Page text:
A Reveal investigation finds the resettlement agency relies on clandestine shelters to hold unaccompanied minors. Credit: Gabriel Hongsdusit/Reveal

The federal government has acknowledged that 15 to 20 migrant children in its custody are being held outside its network of publicly disclosed shelters, a day after Reveal reported that the government is housing unaccompanied children in secret facilities without the knowledge of their attorneys.

In a statement today, government spokesperson Evelyn Stauffer said the Office of Refugee Resettlement relies on these “out of network” facilities for children who require “highly specialized care.” She denied that the agency uses clandestine facilities to house minors, saying the shelters are state-licensed and monitored monthly by the refugee agency.

“It is long standing practice for ORR to provide specialized care out of our network of shelters,” Stauffer wrote. “ORR is committed to ensuring that all (unaccompanied alien children), including those in out of network placements, have access to proper care and services.”

But Holly Cooper, an attorney who represents unaccompanied minors in the agency’s care, said she had been unaware of the facilities, despite the government’s obligation, under a 1997 court settlement, to provide an accurate accounting of where children were held.

Cooper said the facilities she has learned of so far specialize in mental and behavioral health. There are at least five in Arkansas, Florida, Oklahoma, Pennsylvania and Virginia, holding children as young as 9 years old.

Stauffer wrote that when children are sent to an “out of network” facility, the government also assigns an in-network shelter to manage the child’s case and that “attorneys are also aware of their placement.”

But Cooper says she was never made aware of these facilities, which would have appeared on a population count regularly provided to her by the federal government. “(We were) never provided the list until we asked for it,” she said.

Cooper’s job is to ensure that the government is complying with the Flores Settlement Agreement, a 1997 pact that sets the standards for how unaccompanied minors are treated while detained and calls for their swift release. Her team has focused on minors who’ve been transferred out of regular shelters and into residential treatment facilities that treat youth with mental health and behavioral challenges. While some residential treatment facilities operate within the refugee agency’s previously known network of shelters, Cooper says the five sites were never disclosed to her team.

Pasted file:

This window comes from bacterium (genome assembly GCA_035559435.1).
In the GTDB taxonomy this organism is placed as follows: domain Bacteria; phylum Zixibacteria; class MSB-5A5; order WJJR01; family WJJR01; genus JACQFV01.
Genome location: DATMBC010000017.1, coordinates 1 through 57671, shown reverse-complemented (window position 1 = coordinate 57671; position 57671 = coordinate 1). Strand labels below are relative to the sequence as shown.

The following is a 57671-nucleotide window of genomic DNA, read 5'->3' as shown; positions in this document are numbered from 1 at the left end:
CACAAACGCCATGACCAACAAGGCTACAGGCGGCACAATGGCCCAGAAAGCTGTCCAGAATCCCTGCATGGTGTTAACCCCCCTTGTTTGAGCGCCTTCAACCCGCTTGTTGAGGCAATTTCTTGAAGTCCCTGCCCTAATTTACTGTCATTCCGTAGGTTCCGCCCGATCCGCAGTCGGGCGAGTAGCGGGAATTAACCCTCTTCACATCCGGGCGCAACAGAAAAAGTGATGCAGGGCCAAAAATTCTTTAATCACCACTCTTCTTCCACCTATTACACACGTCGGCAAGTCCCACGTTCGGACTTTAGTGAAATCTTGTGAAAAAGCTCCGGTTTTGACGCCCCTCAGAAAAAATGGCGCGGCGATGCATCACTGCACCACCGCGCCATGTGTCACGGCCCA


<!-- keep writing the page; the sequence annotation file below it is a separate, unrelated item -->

The federal government is supposed to provide attorneys representing detained children with a regular and detailed census of each minor in the Office of Refugee Resettlement’s custody. The government’s secret use of the facilities appears to violate the long-held agreement.

Federal databases listing spending, grants and contract awards make no mention of these “out of network” providers. Reveal requested information about the agency’s use of the facilities through a Freedom of Information Act request in November, but has so far received no response.

It’s still not clear how long these children have been held in these facilities, or whether the agency is increasingly relying on placements outside its shelter network. And it’s still not clear how many youths are being held at these out-of-network facilities.

Stauffer’s tally of approximately 15-20 minors doesn’t satisfy Cooper, who says she’s still learning of more children who may be held in such facilities. “An agency that’s in charge of the custody and care of children should be able to give an accurate number of the children in its custody and care with precision,” she told Reveal.

The team of attorneys that Cooper works with plans to visit one of the facilities, Millcreek Behavioral Health in Arkansas, the first week in April.

While Stauffer described these placements as a “long standing practice,” former officials in the agency under the Obama administration told Reveal they weren’t aware of such arrangements when they worked for the agency.

Aura Bogado can be reached at abogado@revealnews.org, and Patrick Michels can be reached at pmichels@revealnews.org. Follow them on Twitter: @aurabogado and @PatrickMichels.

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Aura Bogado is a senior reporter and producer at Reveal and a 2022 Andrew Carnegie Fellow. Her impact-driven work covers immigration, with a focus on migrant children in federal custody. She's earned an Edward R. Murrow Award, a Hillman Prize and an Investigative Reporters & Editors FOI Award, and she was a finalist for a National Magazine Award and an Emmy nominee. Bogado was a 2021 data fellow at the Center for Health Journalism at the University of Southern California Annenberg School for Communication & Journalism. She was previously a staff writer at Grist, where she wrote about the intersection of race and the environment, and also worked for Colorlines and The Nation.

Patrick Michels is a former reporter for Reveal, covering immigration. His coverage focused on immigration courts and legal access, privatization in immigration enforcement, and the government's care for unaccompanied children. He contributed to Reveal's award-winning project on indigenous land rights disputes created by oil pipelines. Previously, he was a staff writer at the Texas Observer, where his work included an investigation into corruption at the Department of Homeland Security and how the state's broken guardianship system allowed elder abuse to go unchecked. Michels was a Livingston Award finalist for his investigation into the deadly armored car industry. He has a bachelor's degree in journalism from Northwestern University and a master's degree in photojournalism from the University of Texas at Austin, where his work focused on government contractors grappling with trauma and injuries from their time in Iraq.